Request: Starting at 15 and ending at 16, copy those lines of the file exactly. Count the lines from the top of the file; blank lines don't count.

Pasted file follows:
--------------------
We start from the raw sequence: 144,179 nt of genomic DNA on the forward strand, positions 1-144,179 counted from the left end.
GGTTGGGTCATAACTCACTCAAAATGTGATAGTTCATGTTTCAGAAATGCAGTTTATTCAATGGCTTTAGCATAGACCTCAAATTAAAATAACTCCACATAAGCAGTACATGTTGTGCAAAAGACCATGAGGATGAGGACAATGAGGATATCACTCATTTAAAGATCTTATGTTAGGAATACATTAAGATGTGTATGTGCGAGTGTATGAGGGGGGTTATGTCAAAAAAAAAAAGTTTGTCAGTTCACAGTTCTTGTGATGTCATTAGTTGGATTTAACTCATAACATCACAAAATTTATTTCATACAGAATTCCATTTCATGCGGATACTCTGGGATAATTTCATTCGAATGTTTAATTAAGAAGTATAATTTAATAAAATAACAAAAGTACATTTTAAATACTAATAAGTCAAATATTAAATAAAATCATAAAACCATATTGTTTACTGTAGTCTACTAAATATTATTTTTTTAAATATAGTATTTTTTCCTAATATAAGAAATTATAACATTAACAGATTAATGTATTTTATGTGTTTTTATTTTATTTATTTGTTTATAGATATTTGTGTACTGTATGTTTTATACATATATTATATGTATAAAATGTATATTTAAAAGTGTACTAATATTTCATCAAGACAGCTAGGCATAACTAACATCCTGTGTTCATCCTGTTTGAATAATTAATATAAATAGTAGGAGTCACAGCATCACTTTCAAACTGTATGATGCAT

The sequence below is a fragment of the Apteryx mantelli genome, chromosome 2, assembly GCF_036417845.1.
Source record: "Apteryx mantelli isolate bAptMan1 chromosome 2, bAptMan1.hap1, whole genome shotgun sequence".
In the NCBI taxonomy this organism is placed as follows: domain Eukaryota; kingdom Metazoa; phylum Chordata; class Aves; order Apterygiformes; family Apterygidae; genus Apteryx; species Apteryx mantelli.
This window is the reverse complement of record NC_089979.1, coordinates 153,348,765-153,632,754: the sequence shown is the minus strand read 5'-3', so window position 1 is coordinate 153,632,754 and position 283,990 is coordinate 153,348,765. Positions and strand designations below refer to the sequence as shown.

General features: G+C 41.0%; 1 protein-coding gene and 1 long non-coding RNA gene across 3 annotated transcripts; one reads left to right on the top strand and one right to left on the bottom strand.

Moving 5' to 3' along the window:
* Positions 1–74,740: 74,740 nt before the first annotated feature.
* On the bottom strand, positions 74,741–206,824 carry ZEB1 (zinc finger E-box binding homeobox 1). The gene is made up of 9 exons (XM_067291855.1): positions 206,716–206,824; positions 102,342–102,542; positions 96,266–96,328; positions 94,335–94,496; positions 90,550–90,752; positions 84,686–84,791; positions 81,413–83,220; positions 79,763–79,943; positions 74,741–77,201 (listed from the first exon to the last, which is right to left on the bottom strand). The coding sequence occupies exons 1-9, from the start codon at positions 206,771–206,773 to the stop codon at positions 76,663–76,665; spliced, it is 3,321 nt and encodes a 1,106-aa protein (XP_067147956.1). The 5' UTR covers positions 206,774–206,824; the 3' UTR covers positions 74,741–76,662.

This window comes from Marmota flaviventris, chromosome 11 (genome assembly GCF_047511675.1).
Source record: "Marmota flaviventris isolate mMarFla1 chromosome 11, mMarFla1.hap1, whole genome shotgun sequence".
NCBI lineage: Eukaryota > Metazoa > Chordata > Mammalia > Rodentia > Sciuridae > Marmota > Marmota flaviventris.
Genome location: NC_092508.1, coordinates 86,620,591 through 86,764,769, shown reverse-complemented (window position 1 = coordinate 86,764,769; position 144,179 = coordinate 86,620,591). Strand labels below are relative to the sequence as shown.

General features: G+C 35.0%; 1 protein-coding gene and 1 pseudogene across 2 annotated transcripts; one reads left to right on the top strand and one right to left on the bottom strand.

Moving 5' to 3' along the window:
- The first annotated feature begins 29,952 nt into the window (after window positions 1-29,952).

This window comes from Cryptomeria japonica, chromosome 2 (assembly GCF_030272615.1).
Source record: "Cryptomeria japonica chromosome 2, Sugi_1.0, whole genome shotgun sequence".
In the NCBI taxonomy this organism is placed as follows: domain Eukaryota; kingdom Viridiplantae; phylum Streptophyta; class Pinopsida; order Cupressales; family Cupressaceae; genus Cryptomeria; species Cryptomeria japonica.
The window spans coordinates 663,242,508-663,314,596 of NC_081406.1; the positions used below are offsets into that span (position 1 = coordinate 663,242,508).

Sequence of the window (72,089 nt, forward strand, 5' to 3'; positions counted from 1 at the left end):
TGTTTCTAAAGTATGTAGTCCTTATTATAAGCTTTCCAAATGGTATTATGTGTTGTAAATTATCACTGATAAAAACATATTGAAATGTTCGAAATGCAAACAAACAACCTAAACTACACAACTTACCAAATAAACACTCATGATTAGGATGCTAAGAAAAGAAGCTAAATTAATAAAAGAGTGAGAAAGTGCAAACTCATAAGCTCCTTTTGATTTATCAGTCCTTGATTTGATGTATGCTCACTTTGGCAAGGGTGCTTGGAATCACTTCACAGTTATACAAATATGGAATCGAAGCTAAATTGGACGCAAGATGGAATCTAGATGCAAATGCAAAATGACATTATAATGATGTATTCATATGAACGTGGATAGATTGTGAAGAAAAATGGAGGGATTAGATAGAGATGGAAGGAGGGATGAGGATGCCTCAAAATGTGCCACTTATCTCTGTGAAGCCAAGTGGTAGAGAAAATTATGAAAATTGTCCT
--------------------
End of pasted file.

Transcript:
General features: G+C 35.0%; 1 protein-coding gene and 1 pseudogene across 2 annotated transcripts; one reads left to right on the top strand and one right to left on the bottom strand.

Moving 5' to 3' along the window: